On Tuesday, the Maine senator became the only Republican to vote in support of the Senate Finance Committee's 10-year, $829 billion proposal to remake the nation's health care system.
The proposal was the product of months of negotiations between the "Gang of Six" committee members: three Democrats and three Republicans. The other Republicans involved in the negotiations, Sens. Chuck Grassley of Iowa and Mike Enzi of Wyoming, voted no on the compromise measure.
"You know, I didn't consciously set out to be the only Republican, interestingly enough," Snowe told CNN's "American Morning" on Wednesday. "It all developed as part of the bipartisan group that the chairman of the Senate Finance Committee, Sen. [Max] Baucus, had convened four months ago to build bipartisan support for a bill. And it turned out I was the one remaining, along with the Democrats."
Snowe said that just because she voted yes on the committee plan doesn't mean she'll do the same for the final legislation.
WASHINGTON (CNN) - Sen. Olympia Snowe, R-Maine, said Tuesday that she will vote for the Senate Finance Committee's health care bill.
WASHINGTON (CNN) - As Democrats met Friday in hope of achieving consensus on one of the biggest sticking points in the health-care battle, the House majority leader predicted final legislation will include a "public option."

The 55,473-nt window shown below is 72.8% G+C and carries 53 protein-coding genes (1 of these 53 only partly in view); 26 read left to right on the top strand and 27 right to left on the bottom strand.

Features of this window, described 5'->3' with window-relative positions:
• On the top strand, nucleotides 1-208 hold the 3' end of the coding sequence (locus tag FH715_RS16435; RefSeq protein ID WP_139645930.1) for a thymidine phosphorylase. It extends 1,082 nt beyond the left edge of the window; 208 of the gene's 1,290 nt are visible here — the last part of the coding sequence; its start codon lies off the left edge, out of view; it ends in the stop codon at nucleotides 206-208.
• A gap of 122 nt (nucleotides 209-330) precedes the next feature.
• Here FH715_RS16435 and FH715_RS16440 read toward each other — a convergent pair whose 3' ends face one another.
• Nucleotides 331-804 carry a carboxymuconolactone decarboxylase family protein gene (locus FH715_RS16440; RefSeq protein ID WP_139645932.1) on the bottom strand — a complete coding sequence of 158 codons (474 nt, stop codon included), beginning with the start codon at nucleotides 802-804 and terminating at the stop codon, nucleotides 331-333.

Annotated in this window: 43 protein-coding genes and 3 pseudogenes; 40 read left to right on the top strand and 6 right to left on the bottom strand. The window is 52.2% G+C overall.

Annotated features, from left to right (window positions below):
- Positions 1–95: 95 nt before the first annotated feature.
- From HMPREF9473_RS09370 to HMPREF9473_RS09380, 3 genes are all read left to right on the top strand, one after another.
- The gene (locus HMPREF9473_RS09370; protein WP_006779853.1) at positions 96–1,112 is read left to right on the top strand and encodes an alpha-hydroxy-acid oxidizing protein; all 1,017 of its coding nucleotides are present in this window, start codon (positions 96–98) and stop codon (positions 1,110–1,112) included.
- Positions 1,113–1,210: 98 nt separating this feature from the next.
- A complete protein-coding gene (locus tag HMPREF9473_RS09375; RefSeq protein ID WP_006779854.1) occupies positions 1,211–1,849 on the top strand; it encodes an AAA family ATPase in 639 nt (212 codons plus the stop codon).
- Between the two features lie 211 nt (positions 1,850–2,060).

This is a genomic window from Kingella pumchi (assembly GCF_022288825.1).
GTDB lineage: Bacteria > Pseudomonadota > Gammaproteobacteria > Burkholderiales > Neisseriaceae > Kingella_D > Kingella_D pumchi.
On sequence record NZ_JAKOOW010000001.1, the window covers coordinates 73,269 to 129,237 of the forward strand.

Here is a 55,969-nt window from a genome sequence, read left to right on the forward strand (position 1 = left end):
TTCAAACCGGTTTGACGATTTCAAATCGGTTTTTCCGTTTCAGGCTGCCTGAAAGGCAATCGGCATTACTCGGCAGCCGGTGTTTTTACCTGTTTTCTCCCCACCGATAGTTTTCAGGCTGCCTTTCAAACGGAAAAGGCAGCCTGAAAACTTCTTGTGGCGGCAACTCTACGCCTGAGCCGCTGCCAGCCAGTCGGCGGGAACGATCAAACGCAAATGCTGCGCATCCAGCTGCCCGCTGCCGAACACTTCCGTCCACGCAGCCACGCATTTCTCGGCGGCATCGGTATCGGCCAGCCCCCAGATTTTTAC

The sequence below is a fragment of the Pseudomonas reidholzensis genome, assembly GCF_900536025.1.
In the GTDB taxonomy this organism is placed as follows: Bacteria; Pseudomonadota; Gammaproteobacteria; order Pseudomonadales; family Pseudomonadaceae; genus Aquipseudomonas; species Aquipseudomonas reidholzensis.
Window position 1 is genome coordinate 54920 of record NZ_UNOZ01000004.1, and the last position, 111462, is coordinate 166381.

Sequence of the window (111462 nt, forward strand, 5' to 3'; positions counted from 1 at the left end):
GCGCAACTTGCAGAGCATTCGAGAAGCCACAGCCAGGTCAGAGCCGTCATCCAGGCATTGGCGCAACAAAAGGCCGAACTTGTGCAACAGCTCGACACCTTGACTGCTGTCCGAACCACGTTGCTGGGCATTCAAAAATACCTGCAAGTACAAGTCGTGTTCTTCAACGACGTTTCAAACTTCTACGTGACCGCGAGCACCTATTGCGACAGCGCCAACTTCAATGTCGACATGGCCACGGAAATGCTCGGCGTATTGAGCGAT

The question, Rep. Steny Hoyer told CNN, is what form it will be in. "We'll have to see how that legislative process goes. The public option is a priority for us, it's our objective, and we think that in some form, a public option will be available," he said on CNN's "American Morning."
In recent days, the White House has been speaking with moderate Republican Sen. Olympia Snowe of Maine, one of the Finance Committee
negotiators, about her idea for a "trigger mechanism" that would bring a public option in the future if health-care legislation fails to meet thresholds for expanding coverage and reducing costs, Snowe told CNN on Wednesday.
Moderate Democrats who are uneasy with a public option, such as Sen. Ben Nelson of Nebraska, have said they could support a trigger mechanism. Such support could help a health-care bill gain the 60 Senate votes that would be necessary to overcome any filibuster attempt by Republicans.
WASHINGTON (CNN) - A key Republican senator in health-care negotiations said Wednesday that President Barack Obama should drop his push for a government-run public insurance option.
Sen. Olympia Snowe of Maine said in an interview with CNN that deep divisions over a public option were holding back progress on crafting a bipartisan health-care bill.
Republicans unanimously oppose a public option, describing it as step toward a government takeover of health care. Democrats reject that claim, saying the public option would be one choice for consumers who could decide instead to select private coverage.
"People are rightly skeptical of a government-run health-care system, of the government interfering with medical decisions, so I would hope we can take it off the table," Snowe said of the public option.